“Sorry,” Richard said, played an E chord and then another chord and another in a progression he hadn’t anticipated. Midway through the third measure he found it impossible to stop. He was drawn away from this stage and thrust back to standing on stage behind his mother as the cute curiosity of her show. He could hear and play nothing other than his mother’s song, the one she hummed in her hospital bed as she lay “actively dying,” as the attending nurse said. Despite the tubes snaking oxygen up her nose, her face was ashen and her arms were strangely withered, varicose and gray. Her eyes still held all the fire of her youth. And so, as he sat next to her in her hospital bed, he looked nowhere but into those eyes as she hummed. Never trained, she had a beautiful voice, he thought, even in this last moment when the light was going out.
She coughed. He moved to grab the call button for the nurse but her frail hand grabbed his forearm.
“No,” she said.
“Mom, let me call…”
“Richie, quiet, love. This is our time. Just hold my hand.”
“No,” he said.
“It’s okay.’ she said, and started humming the song she always ended her concerts with; her best, the one he liked most, the one she hoped to be remembered by. She offered him her hand. On her middle finger was a flower-shaped ring with rubies for petals and a small diamond for the center. “Come on,” she urged weakly.
“Sing with me.”
She fought hard for a breath and then began to sing as loudly as she was able, regardless of the other patients a curtain length away. Music was her way of fighting, he knew. Halfway through the song he joined her, singing harmony to her melody. Her face brightened and she looked grateful. A beeper went off on the Pulsat monitor by her bedside but she fought on. Her eyes, still bright, locked onto his. When it came to the beginning of the last verse, in the moments she always knew were her last on stage, a light seemed to go out in her eyes and, as Richard stared, there was only her falling away and the ending of her song. Her lips stayed formed around the last note she sung. Her hand went leaden as the nurses rushed in. When those two eyes closed, his world came to a stop and what was, went away in the flicker of a moment.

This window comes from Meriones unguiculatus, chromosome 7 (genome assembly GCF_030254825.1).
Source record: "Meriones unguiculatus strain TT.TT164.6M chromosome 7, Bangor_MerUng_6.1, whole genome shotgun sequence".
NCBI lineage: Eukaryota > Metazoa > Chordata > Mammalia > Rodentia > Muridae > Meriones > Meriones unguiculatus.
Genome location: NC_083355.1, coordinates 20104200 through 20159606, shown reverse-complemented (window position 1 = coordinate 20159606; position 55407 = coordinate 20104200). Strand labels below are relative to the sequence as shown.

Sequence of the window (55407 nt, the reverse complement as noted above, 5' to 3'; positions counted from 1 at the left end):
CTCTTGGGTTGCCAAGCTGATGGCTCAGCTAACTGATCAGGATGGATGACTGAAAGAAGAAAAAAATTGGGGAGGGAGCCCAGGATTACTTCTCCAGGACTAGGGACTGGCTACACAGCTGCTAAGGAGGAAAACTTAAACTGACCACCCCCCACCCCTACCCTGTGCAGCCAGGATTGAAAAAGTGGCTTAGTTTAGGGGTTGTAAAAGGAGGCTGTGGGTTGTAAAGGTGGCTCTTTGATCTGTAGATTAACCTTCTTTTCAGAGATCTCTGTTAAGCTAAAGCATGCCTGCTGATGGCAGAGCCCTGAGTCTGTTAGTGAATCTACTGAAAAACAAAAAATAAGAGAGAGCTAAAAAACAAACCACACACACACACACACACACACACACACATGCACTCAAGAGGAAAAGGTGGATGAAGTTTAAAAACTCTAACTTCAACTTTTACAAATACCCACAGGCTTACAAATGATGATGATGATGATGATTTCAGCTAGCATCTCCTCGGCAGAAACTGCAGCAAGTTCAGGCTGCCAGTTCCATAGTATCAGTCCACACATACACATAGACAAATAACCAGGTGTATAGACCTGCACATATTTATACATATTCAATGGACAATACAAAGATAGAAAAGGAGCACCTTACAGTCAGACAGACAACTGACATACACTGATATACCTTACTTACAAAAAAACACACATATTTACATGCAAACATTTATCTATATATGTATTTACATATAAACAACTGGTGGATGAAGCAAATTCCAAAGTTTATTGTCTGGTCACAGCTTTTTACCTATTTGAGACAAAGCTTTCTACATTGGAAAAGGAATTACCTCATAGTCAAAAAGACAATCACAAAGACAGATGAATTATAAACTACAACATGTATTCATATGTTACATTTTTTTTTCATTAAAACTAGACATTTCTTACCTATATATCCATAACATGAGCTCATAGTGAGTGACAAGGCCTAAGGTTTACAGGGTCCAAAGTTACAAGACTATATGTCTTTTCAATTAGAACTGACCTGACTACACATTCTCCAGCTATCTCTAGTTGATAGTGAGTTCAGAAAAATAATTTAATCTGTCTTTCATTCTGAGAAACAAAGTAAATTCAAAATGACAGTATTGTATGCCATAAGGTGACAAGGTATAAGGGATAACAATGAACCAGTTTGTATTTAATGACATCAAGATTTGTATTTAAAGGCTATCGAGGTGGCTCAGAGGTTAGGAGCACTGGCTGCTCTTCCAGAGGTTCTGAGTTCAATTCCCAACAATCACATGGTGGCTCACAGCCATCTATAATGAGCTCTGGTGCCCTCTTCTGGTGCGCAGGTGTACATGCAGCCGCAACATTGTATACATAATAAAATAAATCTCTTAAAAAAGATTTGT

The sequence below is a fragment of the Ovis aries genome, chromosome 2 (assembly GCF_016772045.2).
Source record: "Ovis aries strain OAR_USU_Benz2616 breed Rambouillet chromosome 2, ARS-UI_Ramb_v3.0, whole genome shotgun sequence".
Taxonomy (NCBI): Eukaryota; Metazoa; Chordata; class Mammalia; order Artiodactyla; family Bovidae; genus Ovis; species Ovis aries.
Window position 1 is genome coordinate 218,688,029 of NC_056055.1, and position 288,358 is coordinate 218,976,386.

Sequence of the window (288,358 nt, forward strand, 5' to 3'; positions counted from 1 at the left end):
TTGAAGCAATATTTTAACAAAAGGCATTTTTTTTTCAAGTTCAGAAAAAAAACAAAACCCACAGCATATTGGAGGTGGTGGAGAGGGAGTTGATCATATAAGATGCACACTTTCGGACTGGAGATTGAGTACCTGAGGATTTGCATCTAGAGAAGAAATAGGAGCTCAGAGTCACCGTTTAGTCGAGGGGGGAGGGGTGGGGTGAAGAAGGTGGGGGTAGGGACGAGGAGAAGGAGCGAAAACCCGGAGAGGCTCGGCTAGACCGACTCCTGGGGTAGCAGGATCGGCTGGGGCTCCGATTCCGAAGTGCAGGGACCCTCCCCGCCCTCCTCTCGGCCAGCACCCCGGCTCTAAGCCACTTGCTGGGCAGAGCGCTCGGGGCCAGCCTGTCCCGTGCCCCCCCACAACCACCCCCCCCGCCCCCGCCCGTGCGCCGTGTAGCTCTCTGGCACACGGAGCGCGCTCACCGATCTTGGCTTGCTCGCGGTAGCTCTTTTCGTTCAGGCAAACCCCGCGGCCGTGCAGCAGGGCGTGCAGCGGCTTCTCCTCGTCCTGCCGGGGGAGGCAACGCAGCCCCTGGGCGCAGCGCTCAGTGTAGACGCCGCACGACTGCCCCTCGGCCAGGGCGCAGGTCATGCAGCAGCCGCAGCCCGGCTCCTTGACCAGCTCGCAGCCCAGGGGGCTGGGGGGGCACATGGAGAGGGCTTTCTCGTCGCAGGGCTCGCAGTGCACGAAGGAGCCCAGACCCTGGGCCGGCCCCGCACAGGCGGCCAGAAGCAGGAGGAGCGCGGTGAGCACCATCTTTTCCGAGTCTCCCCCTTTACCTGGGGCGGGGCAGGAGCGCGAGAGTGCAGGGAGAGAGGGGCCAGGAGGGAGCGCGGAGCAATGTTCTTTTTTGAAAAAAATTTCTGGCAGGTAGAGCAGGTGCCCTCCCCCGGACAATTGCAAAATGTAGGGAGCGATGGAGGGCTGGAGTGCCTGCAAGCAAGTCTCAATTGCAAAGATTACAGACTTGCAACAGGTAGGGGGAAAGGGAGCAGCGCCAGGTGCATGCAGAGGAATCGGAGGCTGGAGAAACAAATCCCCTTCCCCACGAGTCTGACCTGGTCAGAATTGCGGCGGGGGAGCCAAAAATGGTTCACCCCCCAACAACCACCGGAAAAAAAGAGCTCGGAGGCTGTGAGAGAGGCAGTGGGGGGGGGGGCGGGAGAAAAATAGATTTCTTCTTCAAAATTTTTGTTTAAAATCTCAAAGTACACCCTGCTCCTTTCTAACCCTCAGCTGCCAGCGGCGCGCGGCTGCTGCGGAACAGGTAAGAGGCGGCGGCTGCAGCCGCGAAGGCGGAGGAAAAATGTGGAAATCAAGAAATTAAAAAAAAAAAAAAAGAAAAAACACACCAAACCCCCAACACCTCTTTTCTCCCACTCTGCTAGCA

The music in the concert hall died and he looked up to see that everyone was standing still, staring at him. Jake broke the long silence. “Yeah, but can he play drums?” he joked loudly.
“Hey buddy,” Curly yelled out from a catwalk. “They’re not auditioning guitar players.”
Richard dropped the pick. He loved playing that song. He loved it too much. It was like that vodka tonic a friend had slipped him to be funny when he’d asked for water.
“You’re in a band?” Emanuel asked.
“No,” said Richard as he quickly unslung the guitar and put it down as if it were contagion.
“Why aren’t you in a band? If I could play like you, I would be m-m-m-m-m,” he said, pretending to play guitar, “right there,” Emanuel said pointing to the front, center of the stage. “You got the music, you got the crowd, you got the money, you got the fame. Ah, Jesus, you’ve got a gift. Use it.”
Richard wiped the sweat off of his brow. “It’s complicated,” he said. “Look, if you liked that song, I have a hundred more in the car. I flew two thousand miles from Baltimore so I could give away those songs to the one person who might do them justice: Amy Laurel. Let me play her one song and she’ll understand.”
As warm as Emanuel just was, he became that guarded. “She doesn’t do anything before shows.”
“They’re six times platinum on their first CD. They don’t need help. And that song didn’t sound like them.”
“She’ll want my music,” Richard said.
Emanuel looked at the people who’d gathered to hear Richard play: the crew members, the janitors, the executives who ran the concert hall. All of them stared back. “I’ll talk to them,” he said, at last.
“Not them; her. Talk to her.”
Emanuel studied Richard. “I was right about you being a liability, wasn’t I?”
“And f’in weird,” Richard added.
Emanuel shook his head. “Come on,” Emanuel said leading Richard stage-left into the dark wing to a chair beside the stage manager’s desk. “Sit here. Just, for Christ’s sakes, don’t go backstage or you’ll get my ass fired. Are we clear?” he asked.
“Clear,” said Richard.
Emanuel nodded and walked backstage.